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Journal of Women and Minorities in Science and Engineering
SJR: 0.468 SNIP: 0.905 CiteScore™: 1.65

ISSN 印刷: 1072-8325
ISSN オンライン: 1940-431X

Journal of Women and Minorities in Science and Engineering

DOI: 10.1615/JWomenMinorScienEng.v15.i4.50
pages 357-377

RACE, SEX, AND JOB SATISFACTION IN SCIENCE OCCUPATIONS: A FOCUS ON ASIAN-AMERICANS

Sandra L. Hanson
Department of Sociology, The Catholic University of America, Washington, DC 20064
Fang Fang
Virginia Polytechnic Institute and State University

要約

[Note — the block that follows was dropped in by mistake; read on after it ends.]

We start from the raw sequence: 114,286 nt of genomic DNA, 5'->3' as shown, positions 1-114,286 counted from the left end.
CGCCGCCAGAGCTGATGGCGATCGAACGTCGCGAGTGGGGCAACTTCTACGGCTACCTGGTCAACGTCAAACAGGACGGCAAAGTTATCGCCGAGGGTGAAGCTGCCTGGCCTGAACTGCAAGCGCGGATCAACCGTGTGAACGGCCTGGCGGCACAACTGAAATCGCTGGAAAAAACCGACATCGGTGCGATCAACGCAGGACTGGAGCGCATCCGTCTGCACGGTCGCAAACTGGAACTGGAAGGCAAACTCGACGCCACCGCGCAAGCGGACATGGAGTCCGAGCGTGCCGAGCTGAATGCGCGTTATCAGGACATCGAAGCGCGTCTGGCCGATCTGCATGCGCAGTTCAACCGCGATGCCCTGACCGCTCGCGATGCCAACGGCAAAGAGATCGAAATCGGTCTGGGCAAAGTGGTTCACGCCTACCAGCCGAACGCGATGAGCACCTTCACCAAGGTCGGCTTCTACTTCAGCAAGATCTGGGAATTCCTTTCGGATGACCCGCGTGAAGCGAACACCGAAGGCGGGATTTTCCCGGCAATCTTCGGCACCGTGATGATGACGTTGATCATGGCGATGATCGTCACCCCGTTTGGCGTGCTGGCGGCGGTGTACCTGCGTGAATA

This research uses data from the 2003 National Survey of College Graduates to examine the effect of race and sex on job satisfaction among scientists with a special focus on Asian-Americans. Three aspects of job satisfaction are considered, namely, general, intrinsic, and extrinsic. Findings show that Asian-American scientists express lower job satisfaction (regardless of the measure) than white scientists, and this pattern holds within groups of male and female scientists as well as in multivariate models. With regard to sex effects, findings show that female scientists score higher than male scientists on overall satisfaction and intrinsic satisfaction (but not extrinsic satisfaction), and sex differences are more minimal among Asian-American scientists than among white scientists. Individual and job characteristics (and their interactions with race and sex) help explain some of the effects of race and sex on job satisfaction. The research concludes that although Asian-Americans (both male and female) are well represented in science occupations, their level of job satisfaction is lower than that for white scientists. Findings are interpreted within a multicultural perspective that acknowledges the context of Asian culture and continued race discrimination in scientific occupations.


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